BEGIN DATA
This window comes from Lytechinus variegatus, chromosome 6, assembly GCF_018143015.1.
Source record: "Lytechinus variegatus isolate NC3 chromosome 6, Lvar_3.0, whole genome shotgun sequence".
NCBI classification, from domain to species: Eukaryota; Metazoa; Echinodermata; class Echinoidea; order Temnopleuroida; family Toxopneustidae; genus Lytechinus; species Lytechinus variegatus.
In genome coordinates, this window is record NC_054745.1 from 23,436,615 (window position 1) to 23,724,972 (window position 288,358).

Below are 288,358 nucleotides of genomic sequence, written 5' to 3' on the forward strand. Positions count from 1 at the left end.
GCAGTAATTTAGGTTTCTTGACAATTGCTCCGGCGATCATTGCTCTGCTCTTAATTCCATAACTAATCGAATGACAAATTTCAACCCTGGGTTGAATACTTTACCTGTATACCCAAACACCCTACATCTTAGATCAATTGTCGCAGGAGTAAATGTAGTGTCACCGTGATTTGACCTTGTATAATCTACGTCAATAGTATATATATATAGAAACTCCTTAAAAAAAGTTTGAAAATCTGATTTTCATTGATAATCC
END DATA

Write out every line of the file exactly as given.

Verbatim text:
This window comes from Lytechinus variegatus, chromosome 6, assembly GCF_018143015.1.
Source record: "Lytechinus variegatus isolate NC3 chromosome 6, Lvar_3.0, whole genome shotgun sequence".
NCBI classification, from domain to species: Eukaryota; Metazoa; Echinodermata; class Echinoidea; order Temnopleuroida; family Toxopneustidae; genus Lytechinus; species Lytechinus variegatus.
In genome coordinates, this window is record NC_054745.1 from 23,436,615 (window position 1) to 23,724,972 (window position 288,358).

Below are 288,358 nucleotides of genomic sequence, written 5' to 3' on the forward strand. Positions count from 1 at the left end.
GCAGTAATTTAGGTTTCTTGACAATTGCTCCGGCGATCATTGCTCTGCTCTTAATTCCATAACTAATCGAATGACAAATTTCAACCCTGGGTTGAATACTTTACCTGTATACCCAAACACCCTACATCTTAGATCAATTGTCGCAGGAGTAAATGTAGTGTCACCGTGATTTGACCTTGTATAATCTACGTCAATAGTATATATATATAGAAACTCCTTAAAAAAAGTTTGAAAATCTGATTTTCATTGATAATCC